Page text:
I was just a smidge late. I pulled into the hospital parking lot when I should have been checking in at the desk and scoured section after section for a spot. Finally I pulled into a space splashed with the words, "Park further, walk more, be healthier!" or something like that. It was possibly a quarter mile away from the doors I needed to go through. As I locked my doors, dropped my keys in my purse and turned, book in hand to face the maze ahead, it dawned on me. I was grateful. So grateful to not have to crutch there, or be dropped off at a waiting wheelchair. The morning sun backlit the stunning mountains as a smile spread across my face and I broke into a slightly lopsided trot. Why? Because I could. There were many curious glances and quite a few jealous glares at the almost-middle-aged woman running through the parking lot in moccasins, with a slightly mad grin on her face. I just grinned harder, and the elderly couple at the doors laughed, bidding me good morning.
Small talk with the strangers in the elevator, a greeting to the secretary at the desk who didn't recognize me anymore, and then I settled into a chair with my novel to wait. Midway through chapter one a couple struggled slowly through the waiting room. They were young. Her face, etched with pain, didn't match her feeble body or the walker that supported it. He was solicitous and so careful at her side. She lowered herself slowly, painfully into the seat next to me and I smiled as I caught her eye for a brief moment. She wasn't in the mood to chat. That much was apparent. Her despair, her suffering, her struggle were palpable in the air around us. I said nothing, just closed my eyes and willed whatever feelings of peace and comfort I had in her direction. It's going to be okay.
My eyes crept to my own scars, healed and faded enough to belie the severity of the trauma which caused them not so long ago.
An even younger man, barely still a teenager crutched toward us and took a seat a few chairs down. His body language said he was sick of this and so ready to be done with those crutches. Oh, how I knew that feeling! I wanted to stand up and preach aloud how awesome this room full of fighters was! "You've got this!" I'd say. "Don't give up! You are amazing!" Instead a wan half smile drifted across my lips and I went back to reading.
Two chapters and some Facebook browsing later they called my name. I walked easily through the doors I had slowly crutched through months before, had my x-rays taken and settled into an exam room. As I waited I had time to reflect on how far I had come. That little smile kept playing at my lips until I gave in and just let it live there. Doc Chardack made his appearance and his usual pseudo-amazed joke about examining the wrong foot. Then he looked at the right one, and the 'pseudo' dropped right off. A smile split his face.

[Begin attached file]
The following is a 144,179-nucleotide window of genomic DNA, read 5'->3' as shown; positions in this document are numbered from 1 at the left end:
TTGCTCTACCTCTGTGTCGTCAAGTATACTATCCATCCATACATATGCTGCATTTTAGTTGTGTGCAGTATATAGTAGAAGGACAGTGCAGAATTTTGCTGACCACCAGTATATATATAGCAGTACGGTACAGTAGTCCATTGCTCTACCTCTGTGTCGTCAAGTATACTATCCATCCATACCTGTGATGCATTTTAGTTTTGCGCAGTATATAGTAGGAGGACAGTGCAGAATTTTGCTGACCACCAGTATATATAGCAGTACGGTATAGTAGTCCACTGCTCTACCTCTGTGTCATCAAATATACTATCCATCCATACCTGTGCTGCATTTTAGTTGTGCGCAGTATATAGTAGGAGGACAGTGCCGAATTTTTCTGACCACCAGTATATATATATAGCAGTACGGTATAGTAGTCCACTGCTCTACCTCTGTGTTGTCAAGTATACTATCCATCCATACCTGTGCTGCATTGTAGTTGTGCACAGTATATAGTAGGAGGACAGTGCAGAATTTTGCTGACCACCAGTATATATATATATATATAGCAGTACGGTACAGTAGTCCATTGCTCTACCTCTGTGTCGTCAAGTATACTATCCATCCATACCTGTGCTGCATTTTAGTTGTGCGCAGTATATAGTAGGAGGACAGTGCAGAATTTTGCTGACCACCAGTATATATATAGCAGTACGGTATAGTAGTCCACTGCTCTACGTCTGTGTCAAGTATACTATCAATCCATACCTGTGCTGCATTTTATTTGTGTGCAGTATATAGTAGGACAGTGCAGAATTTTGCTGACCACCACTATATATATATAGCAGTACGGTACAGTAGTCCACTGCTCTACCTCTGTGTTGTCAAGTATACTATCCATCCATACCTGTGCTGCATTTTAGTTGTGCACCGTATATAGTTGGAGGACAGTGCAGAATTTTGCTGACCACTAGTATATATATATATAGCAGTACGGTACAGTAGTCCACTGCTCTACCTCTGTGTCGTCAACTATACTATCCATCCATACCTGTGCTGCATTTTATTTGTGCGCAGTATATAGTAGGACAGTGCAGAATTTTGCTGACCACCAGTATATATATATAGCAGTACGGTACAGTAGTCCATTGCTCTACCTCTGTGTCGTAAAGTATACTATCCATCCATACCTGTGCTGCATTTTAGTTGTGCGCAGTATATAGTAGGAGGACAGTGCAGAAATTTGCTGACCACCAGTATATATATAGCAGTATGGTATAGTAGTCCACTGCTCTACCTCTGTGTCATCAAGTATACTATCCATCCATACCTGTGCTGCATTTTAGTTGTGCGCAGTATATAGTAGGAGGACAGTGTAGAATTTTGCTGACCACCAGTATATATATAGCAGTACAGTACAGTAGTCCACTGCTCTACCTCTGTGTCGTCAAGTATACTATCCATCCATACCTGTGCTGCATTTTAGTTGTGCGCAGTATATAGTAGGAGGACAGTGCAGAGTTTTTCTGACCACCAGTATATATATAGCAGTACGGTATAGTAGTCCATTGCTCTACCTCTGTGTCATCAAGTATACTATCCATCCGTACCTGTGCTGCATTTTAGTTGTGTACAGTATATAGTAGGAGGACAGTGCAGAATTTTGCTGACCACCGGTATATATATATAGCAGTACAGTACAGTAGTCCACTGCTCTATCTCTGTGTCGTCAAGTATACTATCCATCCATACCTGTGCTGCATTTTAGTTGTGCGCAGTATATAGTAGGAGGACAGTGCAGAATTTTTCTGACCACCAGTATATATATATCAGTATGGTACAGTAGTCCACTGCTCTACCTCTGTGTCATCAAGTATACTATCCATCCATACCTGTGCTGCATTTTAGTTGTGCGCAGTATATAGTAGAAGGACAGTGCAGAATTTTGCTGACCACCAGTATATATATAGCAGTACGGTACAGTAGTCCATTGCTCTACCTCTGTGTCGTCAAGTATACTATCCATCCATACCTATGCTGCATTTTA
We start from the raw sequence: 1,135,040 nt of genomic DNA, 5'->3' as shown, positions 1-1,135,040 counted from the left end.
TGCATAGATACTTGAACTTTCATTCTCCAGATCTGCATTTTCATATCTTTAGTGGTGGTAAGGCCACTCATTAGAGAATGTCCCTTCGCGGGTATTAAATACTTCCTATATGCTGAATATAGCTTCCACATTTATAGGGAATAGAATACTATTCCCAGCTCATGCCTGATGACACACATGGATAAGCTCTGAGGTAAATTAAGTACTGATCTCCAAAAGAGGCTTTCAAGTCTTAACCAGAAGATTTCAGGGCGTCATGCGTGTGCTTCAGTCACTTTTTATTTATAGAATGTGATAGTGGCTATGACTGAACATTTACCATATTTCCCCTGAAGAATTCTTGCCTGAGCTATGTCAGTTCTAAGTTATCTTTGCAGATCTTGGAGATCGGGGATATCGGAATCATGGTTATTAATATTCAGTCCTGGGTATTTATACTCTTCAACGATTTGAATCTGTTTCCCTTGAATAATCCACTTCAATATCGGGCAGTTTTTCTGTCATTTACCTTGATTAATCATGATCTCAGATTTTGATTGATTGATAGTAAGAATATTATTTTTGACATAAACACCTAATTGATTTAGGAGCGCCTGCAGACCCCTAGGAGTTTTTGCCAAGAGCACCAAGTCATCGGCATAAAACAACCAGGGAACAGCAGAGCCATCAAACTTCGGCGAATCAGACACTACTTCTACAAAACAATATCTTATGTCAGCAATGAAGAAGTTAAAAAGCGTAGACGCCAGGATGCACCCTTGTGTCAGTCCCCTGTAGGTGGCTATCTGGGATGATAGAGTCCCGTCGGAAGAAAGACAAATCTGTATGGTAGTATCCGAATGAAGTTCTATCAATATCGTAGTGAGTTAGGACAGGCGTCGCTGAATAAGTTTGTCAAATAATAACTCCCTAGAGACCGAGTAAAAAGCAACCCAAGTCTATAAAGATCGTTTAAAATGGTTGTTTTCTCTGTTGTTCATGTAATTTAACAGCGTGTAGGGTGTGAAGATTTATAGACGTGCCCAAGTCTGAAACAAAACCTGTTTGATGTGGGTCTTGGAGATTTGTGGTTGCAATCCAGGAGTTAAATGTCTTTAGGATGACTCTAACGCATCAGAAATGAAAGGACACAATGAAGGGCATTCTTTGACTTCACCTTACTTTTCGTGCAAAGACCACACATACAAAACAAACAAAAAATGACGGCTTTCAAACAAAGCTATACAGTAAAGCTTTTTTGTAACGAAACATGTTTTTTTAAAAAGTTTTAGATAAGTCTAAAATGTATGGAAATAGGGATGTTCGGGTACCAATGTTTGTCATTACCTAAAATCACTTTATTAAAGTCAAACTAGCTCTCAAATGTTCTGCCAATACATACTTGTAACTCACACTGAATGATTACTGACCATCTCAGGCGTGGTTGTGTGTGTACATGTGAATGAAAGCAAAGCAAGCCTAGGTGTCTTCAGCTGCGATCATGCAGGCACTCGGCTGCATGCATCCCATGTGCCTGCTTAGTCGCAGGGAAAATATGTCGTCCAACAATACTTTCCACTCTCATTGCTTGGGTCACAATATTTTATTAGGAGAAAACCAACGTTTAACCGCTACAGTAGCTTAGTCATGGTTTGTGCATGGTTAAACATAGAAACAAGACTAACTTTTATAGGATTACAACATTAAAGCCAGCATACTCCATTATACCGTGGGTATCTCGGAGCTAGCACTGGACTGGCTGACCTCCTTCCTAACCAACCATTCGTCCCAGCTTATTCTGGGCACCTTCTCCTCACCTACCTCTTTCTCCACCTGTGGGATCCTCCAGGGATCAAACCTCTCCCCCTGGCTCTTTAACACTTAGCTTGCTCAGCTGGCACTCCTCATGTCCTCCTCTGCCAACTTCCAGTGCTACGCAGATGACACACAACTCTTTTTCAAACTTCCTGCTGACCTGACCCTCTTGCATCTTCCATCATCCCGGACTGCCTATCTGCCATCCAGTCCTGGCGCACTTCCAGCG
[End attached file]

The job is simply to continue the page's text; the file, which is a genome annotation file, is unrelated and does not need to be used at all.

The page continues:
"How does it feel?"
"Pretty good, actually!"
"It looks fantastic. The mobility is really great! Any nerve problems?"
"Just a little nerve weirdness here and there."
"That's to be expected when we cut right along the main nerve branch."
He sarcastically asked if I could run on it.
"I did a 5k on Thanksgiving."
His jaw dropped. "Are you serious?"
"Physical Therapy has been amazing."
He pulled up my x-rays. Even my bones looked stronger! All joint integrity is maintained. No spaces or dead spots or broken screws. The glaring network of internal hardware, and the few jagged edges where shards of bone went missing made it look like a patchwork craft project. It's not pretty, and it never will be, but it works, and it's mine. It'll do.
"If you can run a 5k, and the pieces haven't so much as wiggled, I feel confident declaring you healed. You're a miracle."
It seemed a weird thing to declare. Healed seems like it would mean that I'm back to what I was before all of this. But I've come to realize that isn't what it means at all. I will never be her again. I have fought too hard to be better, stronger, more compassionate, more adaptable, more trusting, and above all, more grateful.
I will probably have swelling for years to come, and weather prediction powers, and nerve twinges, early arthritis, and pain in the cold, but it seems a small price to pay to live fully.
The Doc stuck out his hand and I took it in both of mine. "Thank you. Thank you for putting me back together. I am so, so grateful."
He smiled and asked if I would go rub elbows with all of his patients and let my good juju wear off on them.
"Seriously, it's all about the attitude. Now get outta here!"
Just for one last giggle, I told him about the 25k I signed up for last night. I chuckled and walked away as his jaw dropped yet again and he laughed aloud.
No return appointment. I thanked the nurses and secretaries as I strolled out, cheeks aching from smiling so much. Then I used the drive home to daydream about sunshine, dirt, and mountain tops.